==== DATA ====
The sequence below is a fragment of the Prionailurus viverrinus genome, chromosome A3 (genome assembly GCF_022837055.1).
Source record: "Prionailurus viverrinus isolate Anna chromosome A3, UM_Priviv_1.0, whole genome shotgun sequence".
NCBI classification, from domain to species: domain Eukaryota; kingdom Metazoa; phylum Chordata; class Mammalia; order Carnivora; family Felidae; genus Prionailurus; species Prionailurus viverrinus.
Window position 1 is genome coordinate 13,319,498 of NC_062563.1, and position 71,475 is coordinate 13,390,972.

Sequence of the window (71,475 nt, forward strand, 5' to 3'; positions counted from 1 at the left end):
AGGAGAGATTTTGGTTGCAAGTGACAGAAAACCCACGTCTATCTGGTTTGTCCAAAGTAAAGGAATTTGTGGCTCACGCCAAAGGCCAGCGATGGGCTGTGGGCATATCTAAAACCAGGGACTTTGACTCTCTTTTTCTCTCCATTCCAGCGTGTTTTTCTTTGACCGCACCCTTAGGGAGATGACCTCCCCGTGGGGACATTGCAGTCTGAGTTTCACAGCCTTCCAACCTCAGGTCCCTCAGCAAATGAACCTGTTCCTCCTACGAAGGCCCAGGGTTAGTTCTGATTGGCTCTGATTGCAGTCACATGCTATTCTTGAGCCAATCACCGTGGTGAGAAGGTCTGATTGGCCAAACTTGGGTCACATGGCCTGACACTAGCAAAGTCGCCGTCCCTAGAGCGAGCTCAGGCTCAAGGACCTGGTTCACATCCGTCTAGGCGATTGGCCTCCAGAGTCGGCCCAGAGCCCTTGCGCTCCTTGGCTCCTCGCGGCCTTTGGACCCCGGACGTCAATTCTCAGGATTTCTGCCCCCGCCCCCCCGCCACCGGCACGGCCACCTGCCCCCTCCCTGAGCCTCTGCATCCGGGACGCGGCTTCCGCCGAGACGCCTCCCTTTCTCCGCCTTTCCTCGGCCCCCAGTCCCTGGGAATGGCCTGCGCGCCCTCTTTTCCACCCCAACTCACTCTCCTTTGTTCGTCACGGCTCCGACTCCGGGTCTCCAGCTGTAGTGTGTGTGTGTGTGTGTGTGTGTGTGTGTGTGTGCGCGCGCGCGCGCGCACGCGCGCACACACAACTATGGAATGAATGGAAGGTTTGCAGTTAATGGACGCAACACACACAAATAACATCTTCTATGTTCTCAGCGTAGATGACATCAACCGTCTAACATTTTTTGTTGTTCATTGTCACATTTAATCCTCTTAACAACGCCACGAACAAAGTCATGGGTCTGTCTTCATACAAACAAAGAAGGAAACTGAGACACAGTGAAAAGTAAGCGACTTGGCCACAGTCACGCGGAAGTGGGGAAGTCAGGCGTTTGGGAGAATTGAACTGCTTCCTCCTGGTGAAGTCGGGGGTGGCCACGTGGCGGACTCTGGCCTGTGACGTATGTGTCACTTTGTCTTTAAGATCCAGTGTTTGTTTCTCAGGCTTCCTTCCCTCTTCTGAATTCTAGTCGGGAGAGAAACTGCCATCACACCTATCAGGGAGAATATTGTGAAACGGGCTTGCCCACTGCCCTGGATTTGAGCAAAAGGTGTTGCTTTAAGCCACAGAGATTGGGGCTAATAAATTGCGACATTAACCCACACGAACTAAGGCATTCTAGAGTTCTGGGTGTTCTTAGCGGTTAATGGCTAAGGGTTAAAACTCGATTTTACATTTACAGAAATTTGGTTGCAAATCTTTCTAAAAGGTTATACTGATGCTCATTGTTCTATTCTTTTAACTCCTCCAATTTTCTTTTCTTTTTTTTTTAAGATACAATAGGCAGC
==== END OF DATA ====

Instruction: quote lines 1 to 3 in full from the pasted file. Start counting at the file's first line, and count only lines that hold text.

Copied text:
The sequence below is a fragment of the Prionailurus viverrinus genome, chromosome A3 (genome assembly GCF_022837055.1).
Source record: "Prionailurus viverrinus isolate Anna chromosome A3, UM_Priviv_1.0, whole genome shotgun sequence".
NCBI classification, from domain to species: domain Eukaryota; kingdom Metazoa; phylum Chordata; class Mammalia; order Carnivora; family Felidae; genus Prionailurus; species Prionailurus viverrinus.